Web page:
To John Parke Custis
Fred[ericksbur]g New York Oct. 26—78
If my Brother, to whom the Inclosed is addressed, should not be a Member of Assembly, & in Williamsbg, I should be glad if you would contrive it to him by a safe hand.1
The Enemy still continue to keep us in suspence, & baffle all conjecture—they have five or Six thousand Men at this time actually on board transports, lying in New York bay; and a fleet of more than a hundred Sail left the Hook on the 20th Instt for England; said to contain Invalids, Officers of the reduced Corps, &ca. This Fleet comprehended empty provision Ships—Mercht Ships—& private Adventurers, taking the benefit of a Convoy—At the sametime Admiral Byron with 14 or 15 Sail of the line and some Frigates, Sailed from the Hook wi<th> design, as is supposed, to look a<t the> French Squadron at Boston; & k<eep> them shut in there till the transports can get well advanced to their respective places of destination.2
It still remains a matter of great uncertainty whether the Enemy mean to evacuate New York or not—I do not myself think they will—but can give no better reason for their staying than that they ought to go. their uniform practice is to run counter to all expectation, I am therefore justified in my conclusion in the present instance.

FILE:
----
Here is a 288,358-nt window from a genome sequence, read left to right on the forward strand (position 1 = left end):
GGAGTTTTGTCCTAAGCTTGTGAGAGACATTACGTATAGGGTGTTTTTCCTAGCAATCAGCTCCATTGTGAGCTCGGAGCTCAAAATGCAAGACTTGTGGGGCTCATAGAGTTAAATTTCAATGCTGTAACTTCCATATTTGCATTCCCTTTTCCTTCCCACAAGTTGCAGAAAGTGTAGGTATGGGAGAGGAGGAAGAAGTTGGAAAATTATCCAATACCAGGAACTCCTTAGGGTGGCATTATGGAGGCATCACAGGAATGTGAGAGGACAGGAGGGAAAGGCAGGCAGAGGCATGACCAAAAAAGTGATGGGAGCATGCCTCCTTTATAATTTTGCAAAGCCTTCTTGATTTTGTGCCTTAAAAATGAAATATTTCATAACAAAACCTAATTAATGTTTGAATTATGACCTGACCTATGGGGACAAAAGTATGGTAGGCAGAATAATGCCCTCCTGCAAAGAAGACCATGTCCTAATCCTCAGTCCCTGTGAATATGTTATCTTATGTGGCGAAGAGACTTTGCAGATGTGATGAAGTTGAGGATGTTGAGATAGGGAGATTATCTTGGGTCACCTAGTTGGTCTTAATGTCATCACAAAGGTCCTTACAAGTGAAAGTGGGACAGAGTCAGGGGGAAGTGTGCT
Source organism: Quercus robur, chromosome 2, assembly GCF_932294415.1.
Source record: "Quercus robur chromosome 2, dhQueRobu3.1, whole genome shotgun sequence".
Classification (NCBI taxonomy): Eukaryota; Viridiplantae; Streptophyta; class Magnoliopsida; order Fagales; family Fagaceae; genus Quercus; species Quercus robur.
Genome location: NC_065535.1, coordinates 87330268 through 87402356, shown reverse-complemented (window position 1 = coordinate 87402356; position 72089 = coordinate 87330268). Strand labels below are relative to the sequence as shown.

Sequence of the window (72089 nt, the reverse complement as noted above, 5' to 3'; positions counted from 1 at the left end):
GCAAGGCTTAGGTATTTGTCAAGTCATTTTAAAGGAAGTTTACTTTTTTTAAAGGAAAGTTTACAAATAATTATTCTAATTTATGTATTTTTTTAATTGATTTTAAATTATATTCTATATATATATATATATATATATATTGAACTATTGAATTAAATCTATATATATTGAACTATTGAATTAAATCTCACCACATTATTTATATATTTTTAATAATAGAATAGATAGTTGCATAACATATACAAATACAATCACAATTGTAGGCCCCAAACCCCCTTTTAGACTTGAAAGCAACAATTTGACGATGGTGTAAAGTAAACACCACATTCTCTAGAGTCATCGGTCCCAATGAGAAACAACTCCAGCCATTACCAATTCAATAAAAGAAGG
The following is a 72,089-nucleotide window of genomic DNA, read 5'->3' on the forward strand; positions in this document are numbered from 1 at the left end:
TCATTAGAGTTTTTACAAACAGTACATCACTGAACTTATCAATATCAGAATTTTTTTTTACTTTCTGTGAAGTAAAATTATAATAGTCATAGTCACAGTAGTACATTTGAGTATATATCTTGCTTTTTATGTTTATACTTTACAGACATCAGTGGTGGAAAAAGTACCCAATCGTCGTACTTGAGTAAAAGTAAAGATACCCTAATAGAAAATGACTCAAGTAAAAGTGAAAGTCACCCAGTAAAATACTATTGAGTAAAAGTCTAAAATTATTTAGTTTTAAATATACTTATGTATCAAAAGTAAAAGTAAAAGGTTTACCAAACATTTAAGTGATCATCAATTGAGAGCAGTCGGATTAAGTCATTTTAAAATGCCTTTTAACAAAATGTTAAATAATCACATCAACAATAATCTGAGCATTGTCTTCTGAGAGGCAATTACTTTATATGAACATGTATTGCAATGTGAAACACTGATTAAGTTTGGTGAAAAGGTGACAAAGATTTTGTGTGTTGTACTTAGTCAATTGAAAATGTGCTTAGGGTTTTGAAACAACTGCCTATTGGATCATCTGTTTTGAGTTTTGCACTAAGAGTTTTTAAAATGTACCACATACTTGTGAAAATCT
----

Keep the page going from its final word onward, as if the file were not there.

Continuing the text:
I forgot when you were here to desire, that you would let your Vessel bring up to Mount Vernon all the Nails and other Stores which had been imported for the use of my Plantation at Claibornes, & not delivered out—these I shall want myself—the Nails are of great importance to me.
My love to Nelly, if with you, & compliments to all friends—Sincerely & affectionately I am Yrs
<P.S.> When you <mutilated >, or send to Mt <Vern>on, Let my Mare be <broug>ht.
ALS, ViHi: Custis Papers. GW franked the cover, which is addressed to Custis “at Williamsburg in Virginia.” On 20 Nov. Custis replied to this letter and GW’s letter to him of 30 Oct. (ViU: Garnett Family Papers).
1. See GW to John Augustine Washington, this date. John Parke Custis was a member of the Virginia general assembly that met in Williamsburg from 4 Oct. to 24 Dec. 1778, but John Augustine Washington was not.
2. Admiral Byron’s fleet, which was seeking to intercept d’Estaing’s fleet off the Massachusetts coast, and the fleet of transports bound for England had sailed together from Sandy Hook on 18 or 19 Oct. (see Richard Howell to GW, 9 Oct., and note 3 to that document). Maj. Gen. James Grant’s West Indies expedition, which consisted of ten British regiments, embarked between 25 and 28 Oct. and sailed from Sandy Hook on 3 November. Expeditions to East and West Florida also sailed in November.